Do you have loads of likes and followers but you can’t immediately see your social media impact on your bottom line?
This is a common dilema.
It’s probably because you’ve set the wrong goals, you aren’t executing your plan properly, or as is so often the case; you’re simply measuring your impact wrong.
One of the main reasons why so many small businesses don’t launch an effective social media strategy, or get buy-in from their colleagues to do so, is because many senior managers fail to see the impact on the bottom line. As mentioned before, I have found this to be the case especially in those dealing in a business-to-business environment.
Of course we always want to make sure we are getting return on investment in everything we do, and it would indeed be nice to see the cash rolling in as a direct results of a few clicks, like, shares and tweets on social media. However is direct sales the only way we can measure the impact of social media?
You can’t always see the benefits immediately
I’ve always found that word-of-mouth is something that senior managers and execs can easily buy into – and why wouldn’t you? There are tangible benefits from coming back from an event with business cards or sufficient confidence to suggest we can get good business by referrals.
However, these are hard to prove. We generally know word-of-mouth works effectively by experience and feedback. Yet the practise of telling others about our business is as important online as it is at a networking event. We have a global audience online. Social media in the business world, through platforms like LinkedIn especially, has taken networking and targeted promotion to a whole new level of efficiency.
We are getting better at proving the benefits of social engagement and demonstrating the success of online campaigns. But – like physical advertising – you’ll never know exactly every benefit you are getting from it, nor should you need to.
Likes and follows are pointless statistics
Pointless, I’m telling you.
No marketer should focus on reviewing their social media presence purely through the conversion of likes and followers – you can have all the followers in the world and it may mean nothing to your business. Alternatively, you can have a handful of loyal followers and it can mean everything.
Equally, and depending on your product or service, you shouldn’t be evaluating your social success through numbers of sales conversions alone.
Measuring influence and engagement is much better as a starting point – at least then you can tell if you are showing signs of improving your brand awareness and building meaningful relationships.
Where do we start?
Firstly, decide what your business wants to and realistically can expect to get out of Socal Media.
If your goal is to grow a contacts base and to create more organic leads, make sure you are thinking about generating good, relevant content which will solve your clients’ problems. Or maybe you already have an audience, and you need more links from social media going to landing pages to capture sign-ups to your website? Social media can indeed be a good source of relevant traffic to your companies’ site.
If your focus is making links in the industry – engage with industry thought-leaders, and share interesting articles, or make introductions to potential clients or those with influence who can make useful introductions on your behalf.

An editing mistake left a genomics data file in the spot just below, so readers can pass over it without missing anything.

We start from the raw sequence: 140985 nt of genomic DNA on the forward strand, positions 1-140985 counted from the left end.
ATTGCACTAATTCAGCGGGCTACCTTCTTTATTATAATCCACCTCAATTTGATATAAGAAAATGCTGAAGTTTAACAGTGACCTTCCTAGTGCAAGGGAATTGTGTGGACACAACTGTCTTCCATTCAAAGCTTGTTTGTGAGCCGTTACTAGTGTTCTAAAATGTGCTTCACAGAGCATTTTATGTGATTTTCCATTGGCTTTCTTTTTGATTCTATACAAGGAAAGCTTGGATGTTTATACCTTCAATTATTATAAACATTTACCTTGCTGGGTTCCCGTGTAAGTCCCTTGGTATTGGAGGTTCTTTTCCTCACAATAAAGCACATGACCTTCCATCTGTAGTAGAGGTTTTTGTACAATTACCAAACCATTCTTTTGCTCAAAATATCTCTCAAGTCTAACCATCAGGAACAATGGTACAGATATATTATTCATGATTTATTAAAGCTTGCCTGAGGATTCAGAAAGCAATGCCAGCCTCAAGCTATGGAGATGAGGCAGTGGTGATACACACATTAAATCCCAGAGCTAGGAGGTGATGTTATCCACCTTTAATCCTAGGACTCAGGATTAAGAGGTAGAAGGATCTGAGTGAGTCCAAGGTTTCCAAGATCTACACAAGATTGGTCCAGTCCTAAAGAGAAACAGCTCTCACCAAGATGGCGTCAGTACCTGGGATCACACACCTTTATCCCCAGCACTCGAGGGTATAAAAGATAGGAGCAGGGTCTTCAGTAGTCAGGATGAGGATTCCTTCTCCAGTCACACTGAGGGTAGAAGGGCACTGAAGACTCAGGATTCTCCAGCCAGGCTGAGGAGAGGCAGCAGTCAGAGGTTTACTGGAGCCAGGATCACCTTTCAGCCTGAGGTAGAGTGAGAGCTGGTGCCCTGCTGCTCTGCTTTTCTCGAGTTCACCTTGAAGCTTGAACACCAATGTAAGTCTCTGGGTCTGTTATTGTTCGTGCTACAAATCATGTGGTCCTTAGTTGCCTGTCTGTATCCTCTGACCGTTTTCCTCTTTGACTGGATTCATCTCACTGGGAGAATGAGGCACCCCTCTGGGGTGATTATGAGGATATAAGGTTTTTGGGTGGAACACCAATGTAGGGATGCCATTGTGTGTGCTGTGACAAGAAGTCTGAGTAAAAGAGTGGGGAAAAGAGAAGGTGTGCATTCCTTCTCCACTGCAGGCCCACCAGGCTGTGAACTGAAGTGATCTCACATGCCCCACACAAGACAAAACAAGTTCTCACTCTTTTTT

Consider drawing up a plan of wide-ranging benefits and rank them. Have you thought how having a good social media presence could boost your reputation in your community, helped you discover industry trends or allowed you to conduct market research more easily?
There’s plenty of ways to measure your influence and engagement out there
There are tools like Klout, which performs a calculation via all your social networks to gives you a score of 1-100 as a measure of your influence. Other tools such as Kred don’t just come up with one arbitrary number to rank you by, but tell you how your doing on a whole range of variables. Look at how some of these tools rank you, and decide which fits best with your businesses social media goals.
What I will say is that engagement and influence must be key to your social media strategy. Interacting with a relevant group of people – large or small – has to be so much more important than being followed by thousands of robots. Plus, at the end of the day, if you solve problems – relevant likes and follows will naturally come your way.
I can prove to you that social media is valuable, but we all need to be realistic about what you can measure effectively. By the way, this doesn’t diminish the value of social media marketing one bit in my mind, just as it doesn’t to other forms of marketing. With that said, if your finding it hard to prove that your brand awareness has increased, don’t give up trying. It would be like going into a networking event for fifteen minutes, noticing no one had really heard you speak, then deciding to go off to the pub instead.
Not a good idea.
It’s about time we had as much faith in social media as we do in other forms of marketing.
When looking at ways to improve your social media marketing strategy – make sure it fits in with your business goals, work out what you want to achieve from it, and you’ll be able to measure your progress more effectively.